October 29, 2015

Taming asynchronous JavaScript with Promises

If you've ever written some non-trivial code in JavaScript, then you have already embraced the AJAX world. You also know that AJAX is the future of Web app development.

Javascript asynchronous

Thus, if you work with AJAX libraries, then you've already queried exposed API endpoints in an asynchronous way. Asynchronous means that function calls and operations don’t block the main thread while they execute.

Let's have a look at one example, where we want to query an API with the adverts of a user, and then render them. This could look like the following example:

October 20, 2015

Testing Apache Camel Applications with Spring Boot

In a previous blog post my colleague Rene Schakmann has shown that Apache Camel is a versatile tool that integrates different components using well-known enterprise integration patterns. At willhaben, we use Apache Camel together with Spring Boot for many different projects. However, writing unit tests for these Camel routes is not that trivial and requires some knowledge of both frameworks. In this blog post, I will walk you through a sample project (available on github) with special regard given to testability.

Setup and configuration

The project is a pretty standard Java Maven project. In order to be able to properly write unit test, we need to use some dependencies (see pom.xml). Apart from the usual Camel and Spring Boot dependencies, the most important ones are:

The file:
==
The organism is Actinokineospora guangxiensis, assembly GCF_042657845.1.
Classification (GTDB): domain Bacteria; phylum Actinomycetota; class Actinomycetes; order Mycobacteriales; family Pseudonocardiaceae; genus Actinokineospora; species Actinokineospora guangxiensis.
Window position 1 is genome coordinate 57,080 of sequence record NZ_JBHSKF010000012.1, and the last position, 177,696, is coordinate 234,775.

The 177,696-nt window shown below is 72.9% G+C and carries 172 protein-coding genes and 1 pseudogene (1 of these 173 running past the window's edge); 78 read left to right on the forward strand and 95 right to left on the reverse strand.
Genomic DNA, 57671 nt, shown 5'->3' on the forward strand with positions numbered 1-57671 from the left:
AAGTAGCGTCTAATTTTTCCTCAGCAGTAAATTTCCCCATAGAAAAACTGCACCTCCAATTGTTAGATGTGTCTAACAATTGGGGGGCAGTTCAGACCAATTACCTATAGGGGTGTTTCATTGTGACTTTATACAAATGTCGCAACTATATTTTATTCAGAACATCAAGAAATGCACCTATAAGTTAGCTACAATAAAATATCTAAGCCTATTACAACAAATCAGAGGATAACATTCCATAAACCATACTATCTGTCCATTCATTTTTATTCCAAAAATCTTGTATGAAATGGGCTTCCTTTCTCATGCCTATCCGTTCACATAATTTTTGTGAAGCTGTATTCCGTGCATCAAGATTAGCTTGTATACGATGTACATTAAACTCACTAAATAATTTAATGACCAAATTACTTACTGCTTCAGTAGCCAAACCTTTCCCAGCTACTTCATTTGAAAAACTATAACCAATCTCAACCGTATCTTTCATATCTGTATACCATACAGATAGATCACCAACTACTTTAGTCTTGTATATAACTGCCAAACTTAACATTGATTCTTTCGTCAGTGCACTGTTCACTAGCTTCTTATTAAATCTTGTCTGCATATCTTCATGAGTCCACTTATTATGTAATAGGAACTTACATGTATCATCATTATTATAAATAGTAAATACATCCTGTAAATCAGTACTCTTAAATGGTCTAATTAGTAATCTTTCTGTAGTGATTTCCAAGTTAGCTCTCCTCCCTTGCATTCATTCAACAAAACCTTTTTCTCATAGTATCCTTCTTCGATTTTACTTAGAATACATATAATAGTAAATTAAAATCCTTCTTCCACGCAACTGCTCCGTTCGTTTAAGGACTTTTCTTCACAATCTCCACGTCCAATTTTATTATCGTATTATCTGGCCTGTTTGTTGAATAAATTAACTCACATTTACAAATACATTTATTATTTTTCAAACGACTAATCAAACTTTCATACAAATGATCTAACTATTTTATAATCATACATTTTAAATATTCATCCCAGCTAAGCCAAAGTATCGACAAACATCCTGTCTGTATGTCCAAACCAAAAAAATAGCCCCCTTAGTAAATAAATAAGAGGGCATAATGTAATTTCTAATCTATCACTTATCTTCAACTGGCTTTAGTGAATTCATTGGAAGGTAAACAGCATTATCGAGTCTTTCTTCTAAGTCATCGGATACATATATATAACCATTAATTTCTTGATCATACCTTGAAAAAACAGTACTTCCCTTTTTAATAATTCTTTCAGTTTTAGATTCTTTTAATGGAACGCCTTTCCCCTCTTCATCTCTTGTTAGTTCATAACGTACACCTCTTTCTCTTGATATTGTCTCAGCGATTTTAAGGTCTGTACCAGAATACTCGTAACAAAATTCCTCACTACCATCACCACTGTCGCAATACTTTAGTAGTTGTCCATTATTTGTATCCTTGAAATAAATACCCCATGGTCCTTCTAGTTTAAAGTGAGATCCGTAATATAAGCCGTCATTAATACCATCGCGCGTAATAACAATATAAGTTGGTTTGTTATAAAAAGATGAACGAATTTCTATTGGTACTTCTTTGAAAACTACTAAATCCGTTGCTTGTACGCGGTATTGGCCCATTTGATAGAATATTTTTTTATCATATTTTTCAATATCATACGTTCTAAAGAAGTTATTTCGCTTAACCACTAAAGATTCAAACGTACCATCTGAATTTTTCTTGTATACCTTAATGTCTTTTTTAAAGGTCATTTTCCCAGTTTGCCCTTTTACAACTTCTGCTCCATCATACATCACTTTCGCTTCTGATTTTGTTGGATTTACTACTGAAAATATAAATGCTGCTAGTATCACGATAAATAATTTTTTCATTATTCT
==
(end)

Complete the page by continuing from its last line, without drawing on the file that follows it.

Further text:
October 14, 2015

Resilient Software Design

Software design and architecture have to meet a lot of non-functional requirements: accessibility, certifications, testability and maintainability – just to name some of them. In this article, we will look at resilient software design: it addresses, of course, the requirement of resilience but also availability.

Availability is one of the most important aspects if your business depends on your website to be up and running. If the website is down for one hour you are not earning anything in this time.  Formally spoken, availability is defined as a relationship between MTTF (Mean time to failure) and MTR (Mean time to recovery):

In former days it was quite easy: there was one monolithic system. If you wanted to achieve 99% uptime, you just had to make sure that your system achieved exactly this availability rate. This meant that you would have about 87.6 hours a year downtime, e.g. for maintenance, which is quite easy to handle.